What do you do when you are frustrated? It is not like Alexandra Wicks to resort to kicking and screaming. In fact, her response to her latest frustration was to turn it into a contagious bout of joy.
The soon-to-be first-year Grenfell Campus Memorial University student had a routine appointment at Western Memorial Regional Hospital Thursday morning. She got to the parking lot and began a drive around to look for a parking space, with no luck. Around and around she went.
Finally, a place opened up. It was a metered lot. She had no change. Lo and behold, luck was on her side. An hour and 20 minutes remained on the meter. Her fortunes had changed, but memory of her frustration remained.
She thought there must be others like her visiting the hospital, many probably for much more serious reasons. Finding a space was bad enough. Paying a meter to see a doctor, that’s frustrating.
She got back in her car after her appointment and headed for home, where she contemplated what to do about her frustration.
She changed some money into rolls of quarters. She remains coy about just how much, but it was easily $25 by basic reasoning. Guessing from the roll of quarters she still had in her possession Friday morning, she had prepared in case she needed more.
She also got a package of post-it notes, and began writing messages. “Turn that dial and keep that smile” was the theme, but others were penned with the likes of “keep smiling” and “have a nice day.”
After about an hour of making about 130 notes, she spent the next couple of hours taping the notes and quarters to the meters in the hospital parking lot.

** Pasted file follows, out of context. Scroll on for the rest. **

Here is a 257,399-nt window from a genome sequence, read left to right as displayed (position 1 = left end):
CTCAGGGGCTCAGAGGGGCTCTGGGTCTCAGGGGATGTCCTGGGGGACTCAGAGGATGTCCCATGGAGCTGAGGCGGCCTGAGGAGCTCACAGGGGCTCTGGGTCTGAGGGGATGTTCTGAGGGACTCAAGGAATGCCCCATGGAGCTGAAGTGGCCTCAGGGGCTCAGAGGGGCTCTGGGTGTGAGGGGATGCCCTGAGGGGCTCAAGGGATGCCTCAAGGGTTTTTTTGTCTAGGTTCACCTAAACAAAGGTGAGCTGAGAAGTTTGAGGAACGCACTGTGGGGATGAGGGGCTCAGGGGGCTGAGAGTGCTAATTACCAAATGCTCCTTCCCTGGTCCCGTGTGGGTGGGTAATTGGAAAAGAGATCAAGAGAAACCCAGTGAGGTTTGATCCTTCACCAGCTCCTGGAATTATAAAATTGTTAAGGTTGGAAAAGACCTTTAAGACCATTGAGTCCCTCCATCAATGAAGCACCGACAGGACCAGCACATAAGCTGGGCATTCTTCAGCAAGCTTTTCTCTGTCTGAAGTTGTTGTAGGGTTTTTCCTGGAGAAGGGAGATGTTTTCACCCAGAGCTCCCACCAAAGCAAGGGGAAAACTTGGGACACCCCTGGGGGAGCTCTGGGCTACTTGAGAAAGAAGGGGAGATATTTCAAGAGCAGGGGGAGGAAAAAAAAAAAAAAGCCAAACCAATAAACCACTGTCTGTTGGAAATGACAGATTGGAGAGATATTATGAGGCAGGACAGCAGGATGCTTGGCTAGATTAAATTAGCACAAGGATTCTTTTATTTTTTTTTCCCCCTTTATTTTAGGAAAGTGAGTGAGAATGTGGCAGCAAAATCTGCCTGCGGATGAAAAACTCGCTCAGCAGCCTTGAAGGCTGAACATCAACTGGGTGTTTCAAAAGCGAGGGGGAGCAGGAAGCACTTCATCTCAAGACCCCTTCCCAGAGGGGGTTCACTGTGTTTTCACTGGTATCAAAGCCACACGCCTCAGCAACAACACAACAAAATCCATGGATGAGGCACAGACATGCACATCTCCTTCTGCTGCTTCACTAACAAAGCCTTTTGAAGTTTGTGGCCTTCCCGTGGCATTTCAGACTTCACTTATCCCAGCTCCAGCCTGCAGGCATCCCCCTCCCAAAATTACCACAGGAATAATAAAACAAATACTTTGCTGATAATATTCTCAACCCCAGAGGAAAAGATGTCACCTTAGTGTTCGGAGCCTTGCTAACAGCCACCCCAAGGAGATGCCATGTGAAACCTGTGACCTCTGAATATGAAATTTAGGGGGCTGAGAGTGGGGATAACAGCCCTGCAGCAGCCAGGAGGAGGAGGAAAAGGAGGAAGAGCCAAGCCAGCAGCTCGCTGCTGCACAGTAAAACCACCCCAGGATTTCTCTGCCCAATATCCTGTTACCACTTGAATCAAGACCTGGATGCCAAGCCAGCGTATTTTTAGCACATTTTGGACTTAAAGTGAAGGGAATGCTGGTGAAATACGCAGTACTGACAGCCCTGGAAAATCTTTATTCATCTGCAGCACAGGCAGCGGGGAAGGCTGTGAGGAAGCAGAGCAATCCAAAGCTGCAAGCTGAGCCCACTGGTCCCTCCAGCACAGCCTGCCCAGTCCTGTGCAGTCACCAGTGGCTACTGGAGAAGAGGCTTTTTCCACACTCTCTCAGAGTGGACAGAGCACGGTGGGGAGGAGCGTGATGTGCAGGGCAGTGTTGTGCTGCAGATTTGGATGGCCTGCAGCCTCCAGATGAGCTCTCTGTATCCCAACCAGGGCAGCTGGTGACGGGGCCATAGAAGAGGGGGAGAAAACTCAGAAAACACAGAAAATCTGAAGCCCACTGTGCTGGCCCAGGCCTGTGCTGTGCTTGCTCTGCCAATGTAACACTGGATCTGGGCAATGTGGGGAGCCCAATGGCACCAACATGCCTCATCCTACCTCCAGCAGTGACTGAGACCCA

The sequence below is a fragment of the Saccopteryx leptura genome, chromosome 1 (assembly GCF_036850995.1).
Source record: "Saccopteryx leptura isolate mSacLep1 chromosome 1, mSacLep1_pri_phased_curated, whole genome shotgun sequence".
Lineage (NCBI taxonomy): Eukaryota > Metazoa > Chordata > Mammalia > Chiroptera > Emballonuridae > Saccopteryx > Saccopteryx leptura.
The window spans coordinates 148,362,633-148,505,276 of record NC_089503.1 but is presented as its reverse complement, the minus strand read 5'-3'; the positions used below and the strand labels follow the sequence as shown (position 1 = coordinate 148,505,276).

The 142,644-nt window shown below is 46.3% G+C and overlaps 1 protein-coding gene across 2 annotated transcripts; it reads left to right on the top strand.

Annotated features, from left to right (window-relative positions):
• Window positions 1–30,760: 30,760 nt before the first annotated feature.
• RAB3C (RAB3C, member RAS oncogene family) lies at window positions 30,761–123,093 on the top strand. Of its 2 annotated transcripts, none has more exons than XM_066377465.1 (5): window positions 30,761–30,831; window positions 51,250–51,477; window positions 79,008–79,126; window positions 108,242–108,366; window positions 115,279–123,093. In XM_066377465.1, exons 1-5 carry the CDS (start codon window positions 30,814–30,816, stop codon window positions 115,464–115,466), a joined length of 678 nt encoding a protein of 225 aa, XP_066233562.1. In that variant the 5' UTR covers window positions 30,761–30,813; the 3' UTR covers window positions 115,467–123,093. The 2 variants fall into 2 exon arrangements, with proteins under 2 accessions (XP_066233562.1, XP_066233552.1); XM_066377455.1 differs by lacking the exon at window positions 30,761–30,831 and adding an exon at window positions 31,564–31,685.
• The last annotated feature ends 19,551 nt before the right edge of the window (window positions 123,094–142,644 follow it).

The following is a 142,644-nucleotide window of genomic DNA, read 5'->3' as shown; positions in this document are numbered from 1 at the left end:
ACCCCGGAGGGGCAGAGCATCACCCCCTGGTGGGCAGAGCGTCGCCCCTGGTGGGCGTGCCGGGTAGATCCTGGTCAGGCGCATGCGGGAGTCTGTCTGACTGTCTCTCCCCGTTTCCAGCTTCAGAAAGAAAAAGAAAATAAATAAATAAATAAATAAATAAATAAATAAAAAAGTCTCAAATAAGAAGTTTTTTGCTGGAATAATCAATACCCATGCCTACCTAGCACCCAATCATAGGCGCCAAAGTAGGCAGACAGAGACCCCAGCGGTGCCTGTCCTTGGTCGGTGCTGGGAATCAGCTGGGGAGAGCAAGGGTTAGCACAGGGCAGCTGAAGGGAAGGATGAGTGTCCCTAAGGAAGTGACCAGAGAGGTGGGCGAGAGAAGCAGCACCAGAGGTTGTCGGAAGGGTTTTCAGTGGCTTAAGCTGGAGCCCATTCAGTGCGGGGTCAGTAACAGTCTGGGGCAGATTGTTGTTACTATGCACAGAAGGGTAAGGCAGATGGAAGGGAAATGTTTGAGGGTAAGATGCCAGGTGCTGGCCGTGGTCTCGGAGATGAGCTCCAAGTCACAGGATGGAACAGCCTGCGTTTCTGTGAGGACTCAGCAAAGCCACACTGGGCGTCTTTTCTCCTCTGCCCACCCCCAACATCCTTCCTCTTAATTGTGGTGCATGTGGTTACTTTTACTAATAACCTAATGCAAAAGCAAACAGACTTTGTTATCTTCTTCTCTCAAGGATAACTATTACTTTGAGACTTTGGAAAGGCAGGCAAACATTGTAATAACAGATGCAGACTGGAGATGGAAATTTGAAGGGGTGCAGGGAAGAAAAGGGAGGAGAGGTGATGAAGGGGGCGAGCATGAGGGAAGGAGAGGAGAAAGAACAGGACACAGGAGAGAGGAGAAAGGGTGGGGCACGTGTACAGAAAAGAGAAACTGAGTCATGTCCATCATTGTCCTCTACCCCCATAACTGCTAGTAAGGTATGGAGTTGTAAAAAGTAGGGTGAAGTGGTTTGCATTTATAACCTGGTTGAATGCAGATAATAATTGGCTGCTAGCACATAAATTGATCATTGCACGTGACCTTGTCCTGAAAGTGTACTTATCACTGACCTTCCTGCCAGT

She planned to do so anonymously and was hesitant about acknowledging the recognition early Friday morning, but she gave in when some of her friends and acquaintances began identifying her through Facebook.
“The hospital is not really a happy place to go for the most part, and parking is frustrating,” Wicks said. “So, why not try to brighten somebody’s day?”
The money came from her own generosity, but the note idea was compliments of a fellow Corner Brook Regional High student. Last year, a student decided to tape a positive message to everybody’s locker.
There were some great moments during her time in the hospital parking lot, she said. She did get to see some of the smiles when people saw what she was doing. She received some thanks on site, and even popped a few more quarters in the meter for some of the people who parked in lots she was in.
Wicks went home feeling good about what she had done. Then her good deed made its way onto social media, and The Western Star and The Telegram ran the story on their front pages Friday. She never imagined the joy her gesture would return to her.
“I am just blown away,” she said Friday before heading for a job interview. “I don’t even know what to say. I am amazed it got so much attention.”
The Western Star